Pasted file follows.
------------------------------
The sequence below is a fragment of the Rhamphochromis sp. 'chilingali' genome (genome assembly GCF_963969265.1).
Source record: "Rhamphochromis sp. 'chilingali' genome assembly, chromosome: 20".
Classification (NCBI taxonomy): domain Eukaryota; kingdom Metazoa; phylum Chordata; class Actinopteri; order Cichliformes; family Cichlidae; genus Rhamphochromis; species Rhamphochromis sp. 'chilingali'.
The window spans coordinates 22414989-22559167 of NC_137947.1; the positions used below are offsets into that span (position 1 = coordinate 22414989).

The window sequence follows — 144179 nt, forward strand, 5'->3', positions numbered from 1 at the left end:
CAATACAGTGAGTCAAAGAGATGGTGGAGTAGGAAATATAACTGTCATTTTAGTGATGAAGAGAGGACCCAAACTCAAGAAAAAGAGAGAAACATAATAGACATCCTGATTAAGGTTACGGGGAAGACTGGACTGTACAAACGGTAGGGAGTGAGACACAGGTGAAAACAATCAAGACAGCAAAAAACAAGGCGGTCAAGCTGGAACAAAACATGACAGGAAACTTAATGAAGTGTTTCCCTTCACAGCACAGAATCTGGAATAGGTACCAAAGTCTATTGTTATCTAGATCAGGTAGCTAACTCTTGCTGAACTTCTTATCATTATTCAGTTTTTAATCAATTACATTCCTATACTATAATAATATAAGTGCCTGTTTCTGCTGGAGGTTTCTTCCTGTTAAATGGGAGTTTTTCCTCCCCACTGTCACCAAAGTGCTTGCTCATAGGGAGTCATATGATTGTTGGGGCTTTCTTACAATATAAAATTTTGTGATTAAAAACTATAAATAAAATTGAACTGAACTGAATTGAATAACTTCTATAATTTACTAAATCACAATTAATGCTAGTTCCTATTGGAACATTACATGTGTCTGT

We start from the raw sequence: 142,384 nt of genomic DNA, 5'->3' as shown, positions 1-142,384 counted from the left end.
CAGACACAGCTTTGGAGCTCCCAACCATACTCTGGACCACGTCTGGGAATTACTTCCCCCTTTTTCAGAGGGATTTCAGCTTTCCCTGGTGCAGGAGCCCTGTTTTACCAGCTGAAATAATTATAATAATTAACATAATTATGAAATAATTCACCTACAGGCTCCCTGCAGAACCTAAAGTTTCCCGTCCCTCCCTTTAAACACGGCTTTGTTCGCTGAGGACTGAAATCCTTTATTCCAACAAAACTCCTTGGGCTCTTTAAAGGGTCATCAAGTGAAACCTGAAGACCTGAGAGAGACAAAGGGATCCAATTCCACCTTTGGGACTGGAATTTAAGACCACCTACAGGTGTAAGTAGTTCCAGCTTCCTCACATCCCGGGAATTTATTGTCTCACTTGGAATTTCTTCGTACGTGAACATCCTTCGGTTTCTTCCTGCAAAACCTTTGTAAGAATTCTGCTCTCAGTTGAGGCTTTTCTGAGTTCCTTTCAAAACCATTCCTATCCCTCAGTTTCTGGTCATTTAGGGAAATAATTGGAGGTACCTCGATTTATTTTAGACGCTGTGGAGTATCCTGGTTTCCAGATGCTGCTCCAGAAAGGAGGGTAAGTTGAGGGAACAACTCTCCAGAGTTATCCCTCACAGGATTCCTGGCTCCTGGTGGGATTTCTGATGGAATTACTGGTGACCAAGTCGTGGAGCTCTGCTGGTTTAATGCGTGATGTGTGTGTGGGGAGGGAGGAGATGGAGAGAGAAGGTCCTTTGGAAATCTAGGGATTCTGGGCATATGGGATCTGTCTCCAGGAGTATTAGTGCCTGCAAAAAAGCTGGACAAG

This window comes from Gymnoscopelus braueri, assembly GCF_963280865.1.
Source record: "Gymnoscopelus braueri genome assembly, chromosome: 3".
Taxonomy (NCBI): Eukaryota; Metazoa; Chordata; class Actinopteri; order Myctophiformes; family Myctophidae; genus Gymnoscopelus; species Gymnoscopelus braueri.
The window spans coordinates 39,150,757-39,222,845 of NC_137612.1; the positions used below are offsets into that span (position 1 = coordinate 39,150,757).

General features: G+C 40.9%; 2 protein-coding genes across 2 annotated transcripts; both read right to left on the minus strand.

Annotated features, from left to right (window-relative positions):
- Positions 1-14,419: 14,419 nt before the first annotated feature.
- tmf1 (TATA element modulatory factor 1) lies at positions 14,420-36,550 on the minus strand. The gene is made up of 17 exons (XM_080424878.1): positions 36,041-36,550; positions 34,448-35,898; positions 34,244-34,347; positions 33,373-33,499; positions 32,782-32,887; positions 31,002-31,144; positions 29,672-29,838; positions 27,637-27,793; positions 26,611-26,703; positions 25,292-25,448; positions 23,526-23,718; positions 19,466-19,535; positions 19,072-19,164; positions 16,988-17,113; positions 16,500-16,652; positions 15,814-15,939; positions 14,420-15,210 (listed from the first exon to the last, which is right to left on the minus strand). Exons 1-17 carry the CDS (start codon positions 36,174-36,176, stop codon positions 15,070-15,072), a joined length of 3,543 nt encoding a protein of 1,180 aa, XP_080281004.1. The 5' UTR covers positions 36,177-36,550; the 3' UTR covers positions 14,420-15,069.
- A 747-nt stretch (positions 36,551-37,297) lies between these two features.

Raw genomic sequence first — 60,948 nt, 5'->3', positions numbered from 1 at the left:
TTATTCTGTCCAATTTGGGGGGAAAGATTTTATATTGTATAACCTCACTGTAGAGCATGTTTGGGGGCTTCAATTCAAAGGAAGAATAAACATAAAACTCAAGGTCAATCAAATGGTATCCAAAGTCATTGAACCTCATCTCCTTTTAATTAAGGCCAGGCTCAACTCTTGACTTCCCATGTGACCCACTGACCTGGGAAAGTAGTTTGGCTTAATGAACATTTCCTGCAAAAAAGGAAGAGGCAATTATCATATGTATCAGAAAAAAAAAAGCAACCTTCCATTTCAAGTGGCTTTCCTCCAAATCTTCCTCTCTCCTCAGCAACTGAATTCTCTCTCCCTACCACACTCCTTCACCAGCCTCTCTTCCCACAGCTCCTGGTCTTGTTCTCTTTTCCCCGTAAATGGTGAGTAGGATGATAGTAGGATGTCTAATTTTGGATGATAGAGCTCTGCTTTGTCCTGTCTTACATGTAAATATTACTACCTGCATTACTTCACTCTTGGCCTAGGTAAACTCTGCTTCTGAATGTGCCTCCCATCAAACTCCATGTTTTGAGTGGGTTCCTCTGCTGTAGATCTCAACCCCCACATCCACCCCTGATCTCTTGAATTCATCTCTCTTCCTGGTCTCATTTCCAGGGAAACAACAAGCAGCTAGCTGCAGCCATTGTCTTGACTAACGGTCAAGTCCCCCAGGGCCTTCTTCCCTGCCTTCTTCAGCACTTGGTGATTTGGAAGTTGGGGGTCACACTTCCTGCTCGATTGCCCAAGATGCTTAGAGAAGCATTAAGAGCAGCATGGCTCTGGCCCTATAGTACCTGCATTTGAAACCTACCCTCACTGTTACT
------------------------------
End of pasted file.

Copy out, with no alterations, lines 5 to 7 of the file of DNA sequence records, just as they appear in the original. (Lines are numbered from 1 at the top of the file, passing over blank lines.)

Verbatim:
The window sequence follows — 144179 nt, forward strand, 5'->3', positions numbered from 1 at the left end:
CAATACAGTGAGTCAAAGAGATGGTGGAGTAGGAAATATAACTGTCATTTTAGTGATGAAGAGAGGACCCAAACTCAAGAAAAAGAGAGAAACATAATAGACATCCTGATTAAGGTTACGGGGAAGACTGGACTGTACAAACGGTAGGGAGTGAGACACAGGTGAAAACAATCAAGACAGCAAAAAACAAGGCGGTCAAGCTGGAACAAAACATGACAGGAAACTTAATGAAGTGTTTCCCTTCACAGCACAGAATCTGGAATAGGTACCAAAGTCTATTGTTATCTAGATCAGGTAGCTAACTCTTGCTGAACTTCTTATCATTATTCAGTTTTTAATCAATTACATTCCTATACTATAATAATATAAGTGCCTGTTTCTGCTGGAGGTTTCTTCCTGTTAAATGGGAGTTTTTCCTCCCCACTGTCACCAAAGTGCTTGCTCATAGGGAGTCATATGATTGTTGGGGCTTTCTTACAATATAAAATTTTGTGATTAAAAACTATAAATAAAATTGAACTGAACTGAATTGAATAACTTCTATAATTTACTAAATCACAATTAATGCTAGTTCCTATTGGAACATTACATGTGTCTGT

We start from the raw sequence: 142,384 nt of genomic DNA, 5'->3' as shown, positions 1-142,384 counted from the left end.